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Prenatal Syphilis Screening Among Medicaid Enrollees in 6 Southern States

Published:January 05, 2022DOI:https://doi.org/10.1016/j.amepre.2021.11.011

      Introduction

      The rates of syphilis among pregnant women and infants have increased in recent years, particularly in the U.S. South. Although state policies require prenatal syphilis testing, recent screening rates comparable across Southern states are not known. The purpose of this study is to measure syphilis screening among Medicaid enrollees with delivery in states in the U.S. South.

      Methods

      A total of 6 state–university research partnerships in the U.S. South developed a distributed research network to analyze Medicaid claims data using a common analytic approach for enrollees with delivery in fiscal years 2017–2018 and 2018–2019 (combined N=504,943). In 2020–2021, each state calculated the percentage of enrollees with delivery with a syphilis screen test during the first trimester, third trimester, and at any point during pregnancy. Percentages for those with first-trimester enrollment were compared with the percentages of those who enrolled in Medicaid later in pregnancy.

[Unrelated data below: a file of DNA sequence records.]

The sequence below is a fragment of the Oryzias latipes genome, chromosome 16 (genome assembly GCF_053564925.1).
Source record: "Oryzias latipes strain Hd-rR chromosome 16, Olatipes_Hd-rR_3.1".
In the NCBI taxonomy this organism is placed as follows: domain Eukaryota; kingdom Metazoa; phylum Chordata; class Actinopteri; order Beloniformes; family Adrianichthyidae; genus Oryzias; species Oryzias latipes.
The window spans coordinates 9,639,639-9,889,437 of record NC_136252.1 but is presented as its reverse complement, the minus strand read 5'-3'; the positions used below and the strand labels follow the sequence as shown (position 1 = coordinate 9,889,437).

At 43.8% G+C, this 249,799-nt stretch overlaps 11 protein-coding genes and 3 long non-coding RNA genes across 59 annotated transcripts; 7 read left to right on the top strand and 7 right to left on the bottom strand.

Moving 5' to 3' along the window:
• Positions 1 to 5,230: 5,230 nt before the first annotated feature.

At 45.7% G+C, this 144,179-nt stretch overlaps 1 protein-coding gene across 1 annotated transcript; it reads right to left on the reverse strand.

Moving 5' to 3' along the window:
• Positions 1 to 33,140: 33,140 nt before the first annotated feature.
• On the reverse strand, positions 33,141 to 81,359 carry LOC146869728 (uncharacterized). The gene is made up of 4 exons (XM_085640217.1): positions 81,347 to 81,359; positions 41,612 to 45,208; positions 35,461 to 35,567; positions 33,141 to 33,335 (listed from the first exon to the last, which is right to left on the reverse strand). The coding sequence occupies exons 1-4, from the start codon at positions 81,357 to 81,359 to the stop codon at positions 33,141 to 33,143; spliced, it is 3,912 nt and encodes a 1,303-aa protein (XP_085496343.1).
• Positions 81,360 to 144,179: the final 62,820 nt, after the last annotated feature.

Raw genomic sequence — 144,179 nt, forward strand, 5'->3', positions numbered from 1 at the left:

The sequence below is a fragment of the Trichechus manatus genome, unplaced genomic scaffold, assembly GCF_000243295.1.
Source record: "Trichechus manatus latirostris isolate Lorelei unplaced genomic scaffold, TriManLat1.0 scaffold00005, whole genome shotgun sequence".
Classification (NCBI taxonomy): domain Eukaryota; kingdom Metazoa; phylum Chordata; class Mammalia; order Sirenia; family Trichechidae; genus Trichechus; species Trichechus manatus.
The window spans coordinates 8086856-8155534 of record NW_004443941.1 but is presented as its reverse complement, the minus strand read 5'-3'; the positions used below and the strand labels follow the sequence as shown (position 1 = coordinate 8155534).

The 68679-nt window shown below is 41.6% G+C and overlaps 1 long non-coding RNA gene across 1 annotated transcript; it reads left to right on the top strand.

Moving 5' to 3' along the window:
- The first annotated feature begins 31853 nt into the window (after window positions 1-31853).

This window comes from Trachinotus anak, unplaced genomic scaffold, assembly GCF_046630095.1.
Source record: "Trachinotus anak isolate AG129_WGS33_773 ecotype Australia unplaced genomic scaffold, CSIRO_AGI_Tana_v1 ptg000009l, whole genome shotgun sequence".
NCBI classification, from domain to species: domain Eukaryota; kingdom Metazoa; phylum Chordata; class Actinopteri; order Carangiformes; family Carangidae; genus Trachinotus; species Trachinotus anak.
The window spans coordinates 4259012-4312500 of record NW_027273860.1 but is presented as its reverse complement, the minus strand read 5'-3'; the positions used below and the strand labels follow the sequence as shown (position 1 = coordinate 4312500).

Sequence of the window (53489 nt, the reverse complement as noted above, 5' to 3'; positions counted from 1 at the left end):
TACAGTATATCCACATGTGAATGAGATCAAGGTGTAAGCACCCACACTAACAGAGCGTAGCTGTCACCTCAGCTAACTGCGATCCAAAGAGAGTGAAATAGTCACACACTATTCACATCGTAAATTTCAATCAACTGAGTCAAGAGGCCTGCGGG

Results

      Prenatal syphilis screening during pregnancy ranged from 56% to 91%. Screening was higher among those enrolled in Medicaid during the first trimester than in those enrolled later in pregnancy.

      Conclusions

      Despite state laws requiring syphilis screening during pregnancy, screening was much lower than 100%, and states varied in syphilis screening rates among Medicaid enrollees. Findings indicate that access to Medicaid in the first trimester is associated with higher rates of syphilis screening and that efforts to improve access to screening in practice settings are needed.
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